Your graph must stand alone

April 12, 2015 Basics 0 Comments

One common mistake in graph displays is revealing too little information, leaving the audience to guess.

Most graphs are guilty of showing too little information. There is a difference between keeping a graph simple and easy to read and interpret, and eliminating necessary parts.

A basic rule is that your graph must be able to stand alone.

A graph needs to be clean and remain uncluttered and at the same time provide the viewer with the right message together with enough information, so ideally, no further reference should be needed. Clean up the graph and avoid “noise”, use colors sparingly, and use them to highlight deviation of categories. Add a short, direct sub-header to the graph and include a text box.

Have a look at the example below, which shows Germany’s biggest trading partners. It does a good job in pointing out the source, naming the top trading countries, and the proportion of the countries among themselves, but that´s about it. There is much more relevant information that can be highlighted here.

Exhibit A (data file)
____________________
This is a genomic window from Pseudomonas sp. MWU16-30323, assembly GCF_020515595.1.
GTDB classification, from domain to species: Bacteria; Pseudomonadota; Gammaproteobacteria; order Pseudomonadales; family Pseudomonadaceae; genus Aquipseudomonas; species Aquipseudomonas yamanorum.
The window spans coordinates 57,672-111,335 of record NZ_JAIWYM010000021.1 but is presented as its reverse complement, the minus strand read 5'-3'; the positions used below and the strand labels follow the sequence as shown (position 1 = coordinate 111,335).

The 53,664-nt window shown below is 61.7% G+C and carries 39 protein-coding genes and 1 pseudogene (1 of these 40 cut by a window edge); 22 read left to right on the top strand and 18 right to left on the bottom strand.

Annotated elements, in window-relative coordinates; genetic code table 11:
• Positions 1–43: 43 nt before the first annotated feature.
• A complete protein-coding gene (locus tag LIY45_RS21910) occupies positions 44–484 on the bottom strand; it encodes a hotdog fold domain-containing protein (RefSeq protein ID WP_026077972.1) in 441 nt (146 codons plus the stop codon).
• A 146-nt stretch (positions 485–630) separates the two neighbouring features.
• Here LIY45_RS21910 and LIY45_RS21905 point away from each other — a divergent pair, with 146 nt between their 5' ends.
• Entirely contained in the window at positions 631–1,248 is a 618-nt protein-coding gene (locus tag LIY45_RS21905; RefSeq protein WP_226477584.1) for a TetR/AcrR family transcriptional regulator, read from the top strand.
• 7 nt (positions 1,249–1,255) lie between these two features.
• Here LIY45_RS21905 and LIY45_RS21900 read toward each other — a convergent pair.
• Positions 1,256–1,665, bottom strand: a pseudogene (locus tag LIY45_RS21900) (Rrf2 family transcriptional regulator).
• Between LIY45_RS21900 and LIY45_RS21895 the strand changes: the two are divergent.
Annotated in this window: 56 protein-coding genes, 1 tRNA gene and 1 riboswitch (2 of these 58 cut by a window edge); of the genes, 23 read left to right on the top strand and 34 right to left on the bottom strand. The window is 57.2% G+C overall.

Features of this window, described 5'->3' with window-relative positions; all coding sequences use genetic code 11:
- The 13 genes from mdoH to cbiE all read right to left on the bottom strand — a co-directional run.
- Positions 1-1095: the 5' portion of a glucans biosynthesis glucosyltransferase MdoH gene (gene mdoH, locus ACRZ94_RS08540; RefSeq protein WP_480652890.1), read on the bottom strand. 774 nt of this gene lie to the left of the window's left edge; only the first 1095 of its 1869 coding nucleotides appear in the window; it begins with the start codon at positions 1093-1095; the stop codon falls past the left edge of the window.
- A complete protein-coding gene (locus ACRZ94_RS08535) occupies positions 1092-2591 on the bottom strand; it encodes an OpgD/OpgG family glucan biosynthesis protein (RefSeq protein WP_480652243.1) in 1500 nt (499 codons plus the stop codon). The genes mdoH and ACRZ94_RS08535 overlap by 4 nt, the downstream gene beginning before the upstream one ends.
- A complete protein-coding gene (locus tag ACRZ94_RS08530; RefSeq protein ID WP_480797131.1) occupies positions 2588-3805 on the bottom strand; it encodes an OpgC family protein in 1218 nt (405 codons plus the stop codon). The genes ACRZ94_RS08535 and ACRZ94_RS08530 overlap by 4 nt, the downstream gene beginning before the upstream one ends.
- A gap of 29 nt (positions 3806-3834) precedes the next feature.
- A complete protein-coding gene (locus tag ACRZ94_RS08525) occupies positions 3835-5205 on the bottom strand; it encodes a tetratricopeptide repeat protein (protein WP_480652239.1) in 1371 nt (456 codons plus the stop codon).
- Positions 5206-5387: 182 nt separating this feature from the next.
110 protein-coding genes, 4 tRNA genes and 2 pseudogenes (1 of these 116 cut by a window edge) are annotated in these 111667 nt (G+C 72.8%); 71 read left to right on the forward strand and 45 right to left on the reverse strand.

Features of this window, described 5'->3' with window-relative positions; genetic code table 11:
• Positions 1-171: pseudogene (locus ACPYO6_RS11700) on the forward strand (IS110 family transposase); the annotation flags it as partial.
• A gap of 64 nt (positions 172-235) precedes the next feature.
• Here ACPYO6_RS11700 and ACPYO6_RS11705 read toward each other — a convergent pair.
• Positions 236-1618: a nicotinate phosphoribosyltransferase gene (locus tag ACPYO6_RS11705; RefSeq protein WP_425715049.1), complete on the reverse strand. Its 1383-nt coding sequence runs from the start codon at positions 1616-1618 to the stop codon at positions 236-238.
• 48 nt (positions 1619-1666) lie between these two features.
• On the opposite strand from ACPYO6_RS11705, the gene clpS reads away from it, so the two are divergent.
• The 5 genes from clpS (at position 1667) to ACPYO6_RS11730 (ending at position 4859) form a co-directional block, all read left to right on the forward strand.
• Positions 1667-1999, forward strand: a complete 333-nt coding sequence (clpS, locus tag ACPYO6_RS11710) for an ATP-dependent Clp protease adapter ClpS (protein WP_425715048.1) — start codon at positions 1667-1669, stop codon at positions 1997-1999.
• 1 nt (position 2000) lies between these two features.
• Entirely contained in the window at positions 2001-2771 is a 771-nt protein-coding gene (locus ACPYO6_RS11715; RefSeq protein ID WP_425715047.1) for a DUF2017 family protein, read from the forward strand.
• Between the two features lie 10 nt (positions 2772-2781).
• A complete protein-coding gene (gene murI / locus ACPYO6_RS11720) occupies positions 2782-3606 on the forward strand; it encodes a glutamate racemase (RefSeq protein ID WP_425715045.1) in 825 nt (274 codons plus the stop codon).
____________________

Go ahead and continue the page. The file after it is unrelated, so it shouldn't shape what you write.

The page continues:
graphstandalone1

 

This is the same graph but with more information that offers the viewer more detailed information about Germany´s trade:

  1. The graph title states the top ten are being listed, so there is no need for the viewer to count the countries.
  2. The top ten are divided into EU- & non-EU-countries, and the two categories are visible in the graph.
  3. Six EU-countries make the top ten.
  4. Each country´s trade surplus is shown in Billion Euros.
  5. The text inside the graph offers insight various pieces of additional and relevant information, such as the total size of the trade balance, a brief structure and history of German industry, and the top trade deficit countries.

 

 

graphstandalone2